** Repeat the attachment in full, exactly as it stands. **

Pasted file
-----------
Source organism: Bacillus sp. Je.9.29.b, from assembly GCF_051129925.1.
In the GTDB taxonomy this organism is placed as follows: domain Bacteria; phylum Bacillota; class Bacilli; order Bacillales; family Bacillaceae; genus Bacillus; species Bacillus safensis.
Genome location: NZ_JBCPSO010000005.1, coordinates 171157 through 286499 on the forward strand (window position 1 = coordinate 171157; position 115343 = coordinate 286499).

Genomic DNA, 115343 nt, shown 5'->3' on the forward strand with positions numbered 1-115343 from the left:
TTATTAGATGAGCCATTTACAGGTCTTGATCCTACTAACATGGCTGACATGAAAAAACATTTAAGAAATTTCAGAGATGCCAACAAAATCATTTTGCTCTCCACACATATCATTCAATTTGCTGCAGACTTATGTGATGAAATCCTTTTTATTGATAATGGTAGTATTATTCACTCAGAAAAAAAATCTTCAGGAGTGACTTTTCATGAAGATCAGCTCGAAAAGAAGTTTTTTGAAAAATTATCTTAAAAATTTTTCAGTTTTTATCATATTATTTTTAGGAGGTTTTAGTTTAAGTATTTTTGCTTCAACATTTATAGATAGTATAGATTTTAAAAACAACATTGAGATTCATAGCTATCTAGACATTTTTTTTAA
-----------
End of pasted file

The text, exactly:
Source organism: Bacillus sp. Je.9.29.b, from assembly GCF_051129925.1.
In the GTDB taxonomy this organism is placed as follows: domain Bacteria; phylum Bacillota; class Bacilli; order Bacillales; family Bacillaceae; genus Bacillus; species Bacillus safensis.
Genome location: NZ_JBCPSO010000005.1, coordinates 171157 through 286499 on the forward strand (window position 1 = coordinate 171157; position 115343 = coordinate 286499).

Genomic DNA, 115343 nt, shown 5'->3' on the forward strand with positions numbered 1-115343 from the left:
TTATTAGATGAGCCATTTACAGGTCTTGATCCTACTAACATGGCTGACATGAAAAAACATTTAAGAAATTTCAGAGATGCCAACAAAATCATTTTGCTCTCCACACATATCATTCAATTTGCTGCAGACTTATGTGATGAAATCCTTTTTATTGATAATGGTAGTATTATTCACTCAGAAAAAAAATCTTCAGGAGTGACTTTTCATGAAGATCAGCTCGAAAAGAAGTTTTTTGAAAAATTATCTTAAAAATTTTTCAGTTTTTATCATATTATTTTTAGGAGGTTTTAGTTTAAGTATTTTTGCTTCAACATTTATAGATAGTATAGATTTTAAAAACAACATTGAGATTCATAGCTATCTAGACATTTTTTTTAA